It’s odd being invisible. And that makes me wonder how many people I miss in the course of ordinary life, simply because I have acted on instinct rather than actually believing the data from my eyes.

Instinct and childhood definitions are poor interpreters of everyday life.


Dumb Sketch: Kirk Livingston

How to talk with someone who rarely finishes a….

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You know what I mean


A: Are you one of those people who never finishes a….

B: Sentence? No.

A: Because sometimes I get near the end of a….

B: Sentence?

A: No. A thought. I just assume the other person, you, in this case already knows the word that comes….

B: Next?

A: Yeah. And I figure, “Why bother reaching for that last….”

B: Word?

A: Exactly. I’m just ready to move….

B: On?

A: No. Forward. I want to keep the conversation….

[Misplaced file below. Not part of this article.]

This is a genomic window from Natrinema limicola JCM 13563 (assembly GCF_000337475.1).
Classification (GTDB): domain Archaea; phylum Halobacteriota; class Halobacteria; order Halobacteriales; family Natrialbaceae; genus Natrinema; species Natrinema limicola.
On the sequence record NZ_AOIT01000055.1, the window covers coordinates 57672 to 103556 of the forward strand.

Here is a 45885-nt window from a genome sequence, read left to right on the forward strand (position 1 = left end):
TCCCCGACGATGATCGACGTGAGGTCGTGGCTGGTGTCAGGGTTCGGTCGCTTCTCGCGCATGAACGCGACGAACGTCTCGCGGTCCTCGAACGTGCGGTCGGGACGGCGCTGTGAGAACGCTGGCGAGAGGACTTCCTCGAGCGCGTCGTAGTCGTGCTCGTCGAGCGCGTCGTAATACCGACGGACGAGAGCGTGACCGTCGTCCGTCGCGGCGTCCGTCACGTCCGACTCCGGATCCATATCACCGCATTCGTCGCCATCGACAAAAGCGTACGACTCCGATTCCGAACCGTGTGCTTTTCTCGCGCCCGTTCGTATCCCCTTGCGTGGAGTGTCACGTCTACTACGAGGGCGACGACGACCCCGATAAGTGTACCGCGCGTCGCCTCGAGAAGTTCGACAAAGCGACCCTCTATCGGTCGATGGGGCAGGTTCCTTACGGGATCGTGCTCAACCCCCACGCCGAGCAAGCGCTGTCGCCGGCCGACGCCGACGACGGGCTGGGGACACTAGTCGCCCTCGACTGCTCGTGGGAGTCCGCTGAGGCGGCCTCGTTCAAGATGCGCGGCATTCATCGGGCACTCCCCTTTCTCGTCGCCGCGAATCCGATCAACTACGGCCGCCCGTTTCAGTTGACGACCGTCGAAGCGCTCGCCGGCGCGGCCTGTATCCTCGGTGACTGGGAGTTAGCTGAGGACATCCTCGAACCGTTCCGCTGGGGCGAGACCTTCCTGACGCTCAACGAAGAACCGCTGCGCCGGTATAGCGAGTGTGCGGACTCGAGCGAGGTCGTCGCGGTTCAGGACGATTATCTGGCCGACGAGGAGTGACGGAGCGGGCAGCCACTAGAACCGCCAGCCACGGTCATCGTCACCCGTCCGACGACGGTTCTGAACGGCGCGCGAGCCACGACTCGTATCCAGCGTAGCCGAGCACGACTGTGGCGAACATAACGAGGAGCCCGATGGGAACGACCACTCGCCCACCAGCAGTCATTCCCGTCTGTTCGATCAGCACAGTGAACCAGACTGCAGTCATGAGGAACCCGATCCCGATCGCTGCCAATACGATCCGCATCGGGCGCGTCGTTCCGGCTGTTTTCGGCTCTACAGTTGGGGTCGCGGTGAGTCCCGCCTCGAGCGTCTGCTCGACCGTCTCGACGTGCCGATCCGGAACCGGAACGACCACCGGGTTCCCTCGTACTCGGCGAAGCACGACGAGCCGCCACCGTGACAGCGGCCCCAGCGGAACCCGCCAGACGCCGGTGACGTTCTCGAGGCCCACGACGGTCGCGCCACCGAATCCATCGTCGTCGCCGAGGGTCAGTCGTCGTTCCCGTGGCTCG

B: Going?

A: Well, more like moving forward. To some definitive….

B: End?

A: Some conclusion. Some well-developed notion. Something that has passed between us that we can agree with or….

B: Disagree with?

A: I’m just ready for the next ….

B: Big thing? Me too.

A: Yeah. I hate those people who go so painfully….

B: Slow?

A: Yeah. Those people who labor over every word, especially when you already know what they’ll….

B: Say?

A: Well, more what they are thinking. So you just sit waiting for the next….

B: Word? But you never really know how someone else will finish a….

A: [–]

A: Yes?

B: Sentence.

B: People can surprise you.


Image credit: Kirk Livingston